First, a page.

Coronavirus Creates Uncertainty For Texas Cotton Producers
Uncertainty surrounding the spread of coronavirus has Texas cotton producers in limbo regarding their crop options for 2020, according to a Texas A&M AgriLife Extension Service expert.
John Robinson, AgriLife Extension cotton marketing specialist, said cotton prices have been dropping due to the disease’s effects on global production, manufacturing and consumption.
The ripple effect of coronavirus on the global supply chain and U.S. imports and exports is spreading, he said.
“The human toll is evident, but there’s also a lot of disruption to commerce, including to cotton,” Robinson said. “You’ve got hundreds of millions of people in Asia who are staying at home. That affects everything from ships not being unloaded to textile manufacturing and consumption.”
Uncertainty spreads with outbreak
The National Cotton Council’s prospective planting surveys suggested growers would plant 13 million acres of cotton in 2020, but prices have since plunged.
Prices fell 3-4 cents per pound in a week as the U.S. stock market dropped 1,000 points per day for three consecutive days, he said. On Feb. 27, cotton futures were down to 64 cents per pound.
Robinson said the average producer needs cotton futures prices to be around the mid-70 cent mark for any possibility of profit.
The recent U.S. Department of Agriculture cotton outlook adjusted U.S. planting expectations to 12.5 million acres. But Robinson said the extent of the coronavirus outbreak could mean further price dips and more producers looking for other planting options.
Robinson said 5.4 million bales of cotton may carry over from the 2019 growing season, which is similar to the previous marketing year. However, typical price rallies on cotton futures, which occur March through May during planting season, seem to be in jeopardy.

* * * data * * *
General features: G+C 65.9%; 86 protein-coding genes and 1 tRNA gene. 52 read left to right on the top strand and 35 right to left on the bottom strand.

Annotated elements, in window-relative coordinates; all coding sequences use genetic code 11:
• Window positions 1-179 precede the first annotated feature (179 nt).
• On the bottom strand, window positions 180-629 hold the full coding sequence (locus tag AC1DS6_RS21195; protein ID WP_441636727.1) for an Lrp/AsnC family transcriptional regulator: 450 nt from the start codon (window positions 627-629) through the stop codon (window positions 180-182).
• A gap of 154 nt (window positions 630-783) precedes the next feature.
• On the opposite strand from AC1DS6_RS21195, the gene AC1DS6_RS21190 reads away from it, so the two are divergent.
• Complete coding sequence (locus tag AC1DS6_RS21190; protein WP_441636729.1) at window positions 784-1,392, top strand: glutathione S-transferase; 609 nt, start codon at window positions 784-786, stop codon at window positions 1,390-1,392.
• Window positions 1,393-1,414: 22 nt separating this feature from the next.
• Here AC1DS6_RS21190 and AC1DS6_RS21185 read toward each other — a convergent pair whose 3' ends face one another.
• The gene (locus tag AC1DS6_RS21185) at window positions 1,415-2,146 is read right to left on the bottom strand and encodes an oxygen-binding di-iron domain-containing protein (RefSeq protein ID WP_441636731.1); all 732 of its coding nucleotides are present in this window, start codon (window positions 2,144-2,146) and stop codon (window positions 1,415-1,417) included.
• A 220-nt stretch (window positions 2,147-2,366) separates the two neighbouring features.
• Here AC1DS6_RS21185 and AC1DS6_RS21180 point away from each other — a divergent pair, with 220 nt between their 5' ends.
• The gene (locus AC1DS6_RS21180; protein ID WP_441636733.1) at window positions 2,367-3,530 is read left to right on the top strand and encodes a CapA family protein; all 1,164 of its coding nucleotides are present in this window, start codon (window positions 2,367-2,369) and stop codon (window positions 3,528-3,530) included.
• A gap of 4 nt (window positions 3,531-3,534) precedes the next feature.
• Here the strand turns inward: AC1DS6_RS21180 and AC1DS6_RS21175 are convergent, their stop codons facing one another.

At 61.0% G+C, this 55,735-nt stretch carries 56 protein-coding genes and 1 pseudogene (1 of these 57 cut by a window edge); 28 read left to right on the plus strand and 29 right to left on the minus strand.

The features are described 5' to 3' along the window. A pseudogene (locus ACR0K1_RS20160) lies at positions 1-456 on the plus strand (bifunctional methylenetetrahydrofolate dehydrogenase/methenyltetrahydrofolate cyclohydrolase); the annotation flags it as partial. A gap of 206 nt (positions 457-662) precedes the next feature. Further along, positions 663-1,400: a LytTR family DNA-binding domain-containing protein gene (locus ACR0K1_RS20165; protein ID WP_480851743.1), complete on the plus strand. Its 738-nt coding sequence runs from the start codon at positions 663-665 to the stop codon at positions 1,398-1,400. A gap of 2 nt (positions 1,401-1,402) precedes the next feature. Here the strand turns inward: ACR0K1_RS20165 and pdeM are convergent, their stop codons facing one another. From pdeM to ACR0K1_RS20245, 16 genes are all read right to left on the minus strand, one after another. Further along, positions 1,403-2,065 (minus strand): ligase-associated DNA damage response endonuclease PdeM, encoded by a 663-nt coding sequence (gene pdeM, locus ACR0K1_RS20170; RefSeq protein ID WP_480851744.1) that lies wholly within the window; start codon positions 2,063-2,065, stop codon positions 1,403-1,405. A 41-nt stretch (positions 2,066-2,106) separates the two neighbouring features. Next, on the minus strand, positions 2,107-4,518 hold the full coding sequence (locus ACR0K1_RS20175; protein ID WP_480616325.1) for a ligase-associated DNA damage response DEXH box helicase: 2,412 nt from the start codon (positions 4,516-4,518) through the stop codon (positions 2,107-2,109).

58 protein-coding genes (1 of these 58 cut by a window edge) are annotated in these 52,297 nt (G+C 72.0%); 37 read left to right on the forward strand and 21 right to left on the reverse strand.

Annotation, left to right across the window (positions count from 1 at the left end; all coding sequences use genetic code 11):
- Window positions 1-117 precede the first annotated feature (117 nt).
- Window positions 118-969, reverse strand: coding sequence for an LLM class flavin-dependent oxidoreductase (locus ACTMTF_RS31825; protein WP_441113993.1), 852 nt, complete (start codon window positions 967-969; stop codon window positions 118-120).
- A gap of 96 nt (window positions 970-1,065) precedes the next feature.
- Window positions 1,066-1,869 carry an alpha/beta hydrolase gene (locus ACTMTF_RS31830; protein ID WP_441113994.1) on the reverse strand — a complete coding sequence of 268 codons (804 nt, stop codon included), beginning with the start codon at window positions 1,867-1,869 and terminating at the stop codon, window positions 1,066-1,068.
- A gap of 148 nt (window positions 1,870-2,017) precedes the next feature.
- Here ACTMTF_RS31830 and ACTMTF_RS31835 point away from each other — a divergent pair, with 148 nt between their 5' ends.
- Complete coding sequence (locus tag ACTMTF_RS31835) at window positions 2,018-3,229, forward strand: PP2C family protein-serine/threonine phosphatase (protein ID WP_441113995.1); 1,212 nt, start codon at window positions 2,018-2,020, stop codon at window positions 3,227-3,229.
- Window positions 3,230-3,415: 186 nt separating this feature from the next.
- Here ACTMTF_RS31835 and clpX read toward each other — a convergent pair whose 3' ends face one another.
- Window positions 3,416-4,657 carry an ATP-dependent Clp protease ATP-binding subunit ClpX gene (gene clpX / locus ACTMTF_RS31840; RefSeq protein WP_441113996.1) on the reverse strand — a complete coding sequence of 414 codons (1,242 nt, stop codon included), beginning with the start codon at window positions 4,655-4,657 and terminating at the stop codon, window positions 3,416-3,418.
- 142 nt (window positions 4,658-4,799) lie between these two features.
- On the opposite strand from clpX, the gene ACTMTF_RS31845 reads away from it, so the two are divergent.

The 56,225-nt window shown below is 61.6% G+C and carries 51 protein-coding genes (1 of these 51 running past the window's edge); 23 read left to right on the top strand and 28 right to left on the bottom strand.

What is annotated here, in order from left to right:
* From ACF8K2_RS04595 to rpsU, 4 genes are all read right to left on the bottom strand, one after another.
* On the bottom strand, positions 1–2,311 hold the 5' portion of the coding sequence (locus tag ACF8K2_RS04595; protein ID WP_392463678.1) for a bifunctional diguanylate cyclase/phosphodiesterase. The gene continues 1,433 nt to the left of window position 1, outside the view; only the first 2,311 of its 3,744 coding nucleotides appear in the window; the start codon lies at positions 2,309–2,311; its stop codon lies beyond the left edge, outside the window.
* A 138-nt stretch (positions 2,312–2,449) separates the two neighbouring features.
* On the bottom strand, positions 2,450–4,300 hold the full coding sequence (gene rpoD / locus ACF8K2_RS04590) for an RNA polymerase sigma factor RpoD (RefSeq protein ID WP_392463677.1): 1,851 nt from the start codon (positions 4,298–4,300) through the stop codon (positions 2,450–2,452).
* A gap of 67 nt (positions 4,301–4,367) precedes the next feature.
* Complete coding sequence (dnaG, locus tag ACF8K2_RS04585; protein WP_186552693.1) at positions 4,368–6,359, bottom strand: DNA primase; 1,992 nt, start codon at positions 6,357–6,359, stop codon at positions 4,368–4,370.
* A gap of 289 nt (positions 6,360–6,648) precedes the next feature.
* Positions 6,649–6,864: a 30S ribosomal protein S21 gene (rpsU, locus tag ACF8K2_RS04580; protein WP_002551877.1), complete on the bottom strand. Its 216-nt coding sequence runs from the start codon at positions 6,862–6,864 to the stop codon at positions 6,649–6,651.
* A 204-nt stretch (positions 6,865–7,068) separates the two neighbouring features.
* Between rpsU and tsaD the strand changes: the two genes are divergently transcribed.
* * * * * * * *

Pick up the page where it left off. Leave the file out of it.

“I’ve never seen it like this,” he said. “How the information is changing week to week on the prices and acreage outlooks shows the uncertainty regarding how far and wide coronavirus could spread.”
Producers in limbo
Robinson said conversations with cotton growers suggests they’re not ready to commit to a crop due to the uncertainty. But options are limited for many growers in parts of the state.
Cotton acres have increased north of Amarillo over the last several years, he said. Those acres switched from corn because of irrigation limits and better cotton prices.
“Cotton is more tolerant to drier conditions, and prices helped that trend,” he said. “But now you have a lot of farmers who have invested in cotton equipment, and there’s been investment in gins. So, this has some growers in a difficult spot.”
Many dryland growers will have even fewer options because wheat and sorghum prices aren’t any better, he said.
“It may come down to which decision will lose less money,” he said. “We’re hoping the coronavirus will be a short-term problem and that there will be some positive news as we move through the planting season, but right now the unknown has everything in limbo.”